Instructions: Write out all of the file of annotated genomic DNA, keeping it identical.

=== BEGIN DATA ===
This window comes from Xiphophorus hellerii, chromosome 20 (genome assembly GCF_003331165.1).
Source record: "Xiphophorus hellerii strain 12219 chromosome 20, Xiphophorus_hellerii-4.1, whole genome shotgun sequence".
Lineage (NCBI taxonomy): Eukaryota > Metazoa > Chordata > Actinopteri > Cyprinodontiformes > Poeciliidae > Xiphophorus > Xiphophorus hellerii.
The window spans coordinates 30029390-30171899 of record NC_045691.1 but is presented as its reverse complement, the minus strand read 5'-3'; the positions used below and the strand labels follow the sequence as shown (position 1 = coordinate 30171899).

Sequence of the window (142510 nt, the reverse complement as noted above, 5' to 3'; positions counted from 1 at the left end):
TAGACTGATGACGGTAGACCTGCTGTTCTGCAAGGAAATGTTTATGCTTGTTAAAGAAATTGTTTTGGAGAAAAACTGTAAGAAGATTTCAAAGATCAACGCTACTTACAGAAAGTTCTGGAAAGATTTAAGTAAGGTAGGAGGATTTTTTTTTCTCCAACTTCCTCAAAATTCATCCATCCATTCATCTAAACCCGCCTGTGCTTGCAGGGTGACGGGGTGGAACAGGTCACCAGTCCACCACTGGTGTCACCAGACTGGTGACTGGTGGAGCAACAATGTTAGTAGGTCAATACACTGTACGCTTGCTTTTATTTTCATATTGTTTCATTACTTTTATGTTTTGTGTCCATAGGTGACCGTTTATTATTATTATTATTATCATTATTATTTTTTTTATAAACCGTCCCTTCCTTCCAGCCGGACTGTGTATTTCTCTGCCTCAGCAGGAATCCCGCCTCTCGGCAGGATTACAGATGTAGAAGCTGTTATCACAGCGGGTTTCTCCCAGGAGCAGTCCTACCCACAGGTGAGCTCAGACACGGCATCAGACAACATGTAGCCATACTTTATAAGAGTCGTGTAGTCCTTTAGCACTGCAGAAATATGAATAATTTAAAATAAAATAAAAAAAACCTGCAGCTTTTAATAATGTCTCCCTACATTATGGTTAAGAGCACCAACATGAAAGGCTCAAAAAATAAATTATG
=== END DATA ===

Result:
This window comes from Xiphophorus hellerii, chromosome 20 (genome assembly GCF_003331165.1).
Source record: "Xiphophorus hellerii strain 12219 chromosome 20, Xiphophorus_hellerii-4.1, whole genome shotgun sequence".
Lineage (NCBI taxonomy): Eukaryota > Metazoa > Chordata > Actinopteri > Cyprinodontiformes > Poeciliidae > Xiphophorus > Xiphophorus hellerii.
The window spans coordinates 30029390-30171899 of record NC_045691.1 but is presented as its reverse complement, the minus strand read 5'-3'; the positions used below and the strand labels follow the sequence as shown (position 1 = coordinate 30171899).

Sequence of the window (142510 nt, the reverse complement as noted above, 5' to 3'; positions counted from 1 at the left end):
TAGACTGATGACGGTAGACCTGCTGTTCTGCAAGGAAATGTTTATGCTTGTTAAAGAAATTGTTTTGGAGAAAAACTGTAAGAAGATTTCAAAGATCAACGCTACTTACAGAAAGTTCTGGAAAGATTTAAGTAAGGTAGGAGGATTTTTTTTTCTCCAACTTCCTCAAAATTCATCCATCCATTCATCTAAACCCGCCTGTGCTTGCAGGGTGACGGGGTGGAACAGGTCACCAGTCCACCACTGGTGTCACCAGACTGGTGACTGGTGGAGCAACAATGTTAGTAGGTCAATACACTGTACGCTTGCTTTTATTTTCATATTGTTTCATTACTTTTATGTTTTGTGTCCATAGGTGACCGTTTATTATTATTATTATTATCATTATTATTTTTTTTATAAACCGTCCCTTCCTTCCAGCCGGACTGTGTATTTCTCTGCCTCAGCAGGAATCCCGCCTCTCGGCAGGATTACAGATGTAGAAGCTGTTATCACAGCGGGTTTCTCCCAGGAGCAGTCCTACCCACAGGTGAGCTCAGACACGGCATCAGACAACATGTAGCCATACTTTATAAGAGTCGTGTAGTCCTTTAGCACTGCAGAAATATGAATAATTTAAAATAAAATAAAAAAAACCTGCAGCTTTTAATAATGTCTCCCTACATTATGGTTAAGAGCACCAACATGAAAGGCTCAAAAAATAAATTATG